58 Second Ave.; dia-nyc.com
Nolita has a new contemporary Mediterranean restaurant that is actually worth the hype. Shoo Shoo channels the energy of Tel Aviv’s bohemian café culture through a New York lens, with a focus on organic and grass-fed proteins, whole grains and seasonal vegetables. The hummus lamb ragù with pillowy soft pitas is worth a visit alone. Other menu winners include the Middle Eastern daal made with roasted butternut squash and cashew butter, and the organic chicken thigh schnitzel rolled in a sesame crust and served with the dreamiest mashed potatoes.
371 Broome St.; shooshoonolita.com
Recently receiving the honor for the best Margherita pizza in NYC from Eater, La Rossa is the first U.S. pizzeria by renowned Italian pizzaiolo Stefano Callegari. The Soho spot offers traditional round pizzas with crisp and airy crusts, plus small plates like the Roman street snack supplì (fried rice balls). Callegari’s pizza technique combines science and art, using a cold fermentation process and high-quality, preservative-free ingredients that result in a smoother dough. Go for classics like the aforementioned Margherita with San Marzano tomatoes, red onions and red pepper or signature selections such as the cacio e pepe (!) orcarbonara pizzas (guanciale, egg, Pecorino Romano and black pepper).
267 Lafayette St.; larossa.love
This fast-casual Israeli cuisine concept is brought to you by Erez Komarovsky, known as one of the founding fathers and leading forces of modern Israeli cuisine. The bold space is an open kitchen concept centered around a copper-coated taboon oven, which turns out comforting dishes like falafel-crusted salmon, green baked falafel, golden cauliflower and sweet bites for dessert like vegan chocolate-tahini truffles.
83 University Pl.; mintkitch.com
Violet is the newest elevated pizza restaurant by the Pizza Loves Emily team (it’s named after the state flower of Rhode Island). Think grilled pizzas, pastas and shareable plates that pay homage to the flavors of New England with tons of fresh seafood. Of course the anchor of the menu is (grilled) pizza: Pies are naturally shaped and grilled on both sides, and they’re served with scissors to cut slices. Seasonal and innovative pizzas include the Atwells (with broccoli and pistachio pesto), Squash (with winter squash, Sichuan pepper, chèvre and thyme) and Hardika’s Achaarlic Bread (with roasted garlic pickle, herbs and crispy neem leaf).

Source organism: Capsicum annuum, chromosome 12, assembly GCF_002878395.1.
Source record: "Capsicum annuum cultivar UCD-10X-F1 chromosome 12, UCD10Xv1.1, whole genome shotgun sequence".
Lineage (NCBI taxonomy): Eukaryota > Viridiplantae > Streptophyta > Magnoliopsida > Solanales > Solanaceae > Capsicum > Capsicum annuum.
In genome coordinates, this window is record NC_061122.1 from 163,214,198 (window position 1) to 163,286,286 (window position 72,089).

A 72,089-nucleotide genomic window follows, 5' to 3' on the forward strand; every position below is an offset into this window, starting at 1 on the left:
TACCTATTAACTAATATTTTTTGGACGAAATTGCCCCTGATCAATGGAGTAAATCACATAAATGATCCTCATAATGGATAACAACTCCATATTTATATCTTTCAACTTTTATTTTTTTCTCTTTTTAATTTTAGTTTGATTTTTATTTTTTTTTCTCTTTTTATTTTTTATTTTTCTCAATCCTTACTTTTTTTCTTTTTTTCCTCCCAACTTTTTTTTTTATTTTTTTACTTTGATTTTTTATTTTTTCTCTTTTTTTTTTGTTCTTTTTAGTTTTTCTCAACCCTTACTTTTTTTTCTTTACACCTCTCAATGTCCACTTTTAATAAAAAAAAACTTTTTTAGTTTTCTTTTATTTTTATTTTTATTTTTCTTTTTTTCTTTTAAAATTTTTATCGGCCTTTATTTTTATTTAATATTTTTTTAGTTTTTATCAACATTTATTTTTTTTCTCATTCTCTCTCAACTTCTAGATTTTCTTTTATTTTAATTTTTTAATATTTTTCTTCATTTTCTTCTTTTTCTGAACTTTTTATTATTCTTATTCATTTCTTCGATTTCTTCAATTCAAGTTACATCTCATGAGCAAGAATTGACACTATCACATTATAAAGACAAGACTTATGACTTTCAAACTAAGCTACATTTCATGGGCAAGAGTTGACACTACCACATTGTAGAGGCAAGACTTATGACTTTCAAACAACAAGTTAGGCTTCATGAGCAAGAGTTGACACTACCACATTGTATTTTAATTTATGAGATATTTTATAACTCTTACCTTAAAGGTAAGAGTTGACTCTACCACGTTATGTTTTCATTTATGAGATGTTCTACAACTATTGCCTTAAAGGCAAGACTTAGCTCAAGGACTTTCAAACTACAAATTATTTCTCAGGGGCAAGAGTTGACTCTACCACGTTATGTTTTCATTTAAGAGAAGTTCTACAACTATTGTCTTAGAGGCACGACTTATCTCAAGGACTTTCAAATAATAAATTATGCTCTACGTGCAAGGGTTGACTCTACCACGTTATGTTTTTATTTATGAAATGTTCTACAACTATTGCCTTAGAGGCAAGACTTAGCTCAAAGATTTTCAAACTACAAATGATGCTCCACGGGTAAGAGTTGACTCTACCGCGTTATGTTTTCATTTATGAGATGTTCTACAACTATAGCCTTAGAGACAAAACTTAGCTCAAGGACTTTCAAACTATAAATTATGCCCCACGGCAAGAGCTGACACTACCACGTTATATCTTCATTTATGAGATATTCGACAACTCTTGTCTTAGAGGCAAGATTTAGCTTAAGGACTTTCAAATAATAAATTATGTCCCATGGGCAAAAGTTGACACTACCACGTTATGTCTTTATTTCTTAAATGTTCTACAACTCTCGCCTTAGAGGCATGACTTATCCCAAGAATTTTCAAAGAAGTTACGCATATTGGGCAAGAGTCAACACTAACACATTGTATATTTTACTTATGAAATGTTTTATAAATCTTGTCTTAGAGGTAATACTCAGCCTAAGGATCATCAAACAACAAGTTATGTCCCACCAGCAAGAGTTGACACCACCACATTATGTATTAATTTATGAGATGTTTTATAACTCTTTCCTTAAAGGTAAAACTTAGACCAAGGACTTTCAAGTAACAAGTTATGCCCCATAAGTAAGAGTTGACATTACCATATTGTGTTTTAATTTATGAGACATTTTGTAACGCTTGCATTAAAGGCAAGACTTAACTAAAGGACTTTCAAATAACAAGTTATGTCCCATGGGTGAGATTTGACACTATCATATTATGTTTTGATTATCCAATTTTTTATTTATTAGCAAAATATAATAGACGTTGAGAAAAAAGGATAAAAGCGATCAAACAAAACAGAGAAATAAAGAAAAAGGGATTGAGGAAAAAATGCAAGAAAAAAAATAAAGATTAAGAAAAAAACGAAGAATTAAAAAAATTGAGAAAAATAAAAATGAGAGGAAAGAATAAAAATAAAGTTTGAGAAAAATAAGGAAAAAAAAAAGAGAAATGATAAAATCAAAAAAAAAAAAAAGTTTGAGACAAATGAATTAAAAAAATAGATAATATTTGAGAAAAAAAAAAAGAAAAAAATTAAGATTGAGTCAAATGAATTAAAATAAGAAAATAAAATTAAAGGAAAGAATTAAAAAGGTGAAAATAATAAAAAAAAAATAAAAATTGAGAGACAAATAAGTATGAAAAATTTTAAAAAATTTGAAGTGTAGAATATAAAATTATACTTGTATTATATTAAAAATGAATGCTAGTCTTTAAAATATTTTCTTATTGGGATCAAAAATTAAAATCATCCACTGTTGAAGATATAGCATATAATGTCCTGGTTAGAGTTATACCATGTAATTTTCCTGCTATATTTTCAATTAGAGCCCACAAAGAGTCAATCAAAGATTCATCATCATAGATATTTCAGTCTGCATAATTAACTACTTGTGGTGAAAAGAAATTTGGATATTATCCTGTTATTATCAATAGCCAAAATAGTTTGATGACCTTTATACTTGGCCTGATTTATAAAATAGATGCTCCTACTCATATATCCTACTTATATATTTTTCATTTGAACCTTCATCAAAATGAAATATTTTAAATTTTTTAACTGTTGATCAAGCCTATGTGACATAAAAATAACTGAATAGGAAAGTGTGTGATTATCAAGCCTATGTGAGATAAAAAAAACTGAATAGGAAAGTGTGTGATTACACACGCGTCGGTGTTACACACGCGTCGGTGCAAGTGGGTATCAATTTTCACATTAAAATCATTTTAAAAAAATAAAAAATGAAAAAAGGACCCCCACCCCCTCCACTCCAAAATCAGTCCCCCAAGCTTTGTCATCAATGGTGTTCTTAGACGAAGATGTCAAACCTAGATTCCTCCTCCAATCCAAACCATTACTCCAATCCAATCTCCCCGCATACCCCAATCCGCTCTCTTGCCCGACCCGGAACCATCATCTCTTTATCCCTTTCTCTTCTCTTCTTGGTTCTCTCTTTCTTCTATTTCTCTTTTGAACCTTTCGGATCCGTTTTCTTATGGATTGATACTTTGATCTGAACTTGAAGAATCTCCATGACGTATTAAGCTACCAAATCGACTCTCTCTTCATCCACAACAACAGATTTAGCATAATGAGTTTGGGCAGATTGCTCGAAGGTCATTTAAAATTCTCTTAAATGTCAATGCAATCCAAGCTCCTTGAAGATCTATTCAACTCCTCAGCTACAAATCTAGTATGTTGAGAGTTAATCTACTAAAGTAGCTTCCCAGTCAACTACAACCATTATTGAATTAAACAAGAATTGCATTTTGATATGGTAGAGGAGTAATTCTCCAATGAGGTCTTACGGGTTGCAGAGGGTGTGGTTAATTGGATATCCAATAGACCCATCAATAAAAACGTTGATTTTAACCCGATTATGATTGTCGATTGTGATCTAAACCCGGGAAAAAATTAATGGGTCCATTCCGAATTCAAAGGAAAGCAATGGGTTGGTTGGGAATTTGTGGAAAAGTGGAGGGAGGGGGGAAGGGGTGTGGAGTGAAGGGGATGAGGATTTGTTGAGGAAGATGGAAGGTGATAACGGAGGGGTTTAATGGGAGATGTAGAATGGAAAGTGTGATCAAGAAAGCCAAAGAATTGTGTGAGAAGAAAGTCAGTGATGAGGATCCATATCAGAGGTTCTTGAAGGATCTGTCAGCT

511 E. Fifth St.; violeteastvillage.com
The Water Tower at The Williamsburg Hotel
Water towers just became super cool thanks to the Williamsburg Hotel’s debut of a glass-and-steel-encased lounge perched on the rooftop. Gaze at unobstructed views of the Manhattan skyline while sipping on inventive cocktails like the Message in a Bottle (Bacardi 4 Year, clarified milk, Chinese cinnamon cordial, Blue Majik, pineapple juice) and the Purple Rain (Empress gin, Cocchi Americano, pear brandy, CBD oil). Split a white-truffle grilled cheese or indulge in a caviar tasting while you’re at it.
96 Wythe Ave., Brooklyn; thewilliamsburghotel.com
St. Tropez Soho
Inspired by its French Riviera namesake, this wine bar (sister to another St. Tropez in the West Village) features an all-French wine list with more than 40 selections available by the glass, highlighting organic and biodynamic options, Provençal rosé and Champagne. The interior is French farmhouse–inspired, with an open kitchen presenting classic dishes like beef filet tartare, a Provençal flatbread with mushrooms and Parmesan, and flan de porc braisé (apple cider–braised pork belly over celery root puree).
Locations in the West Village and Soho; sttropezwinebar.com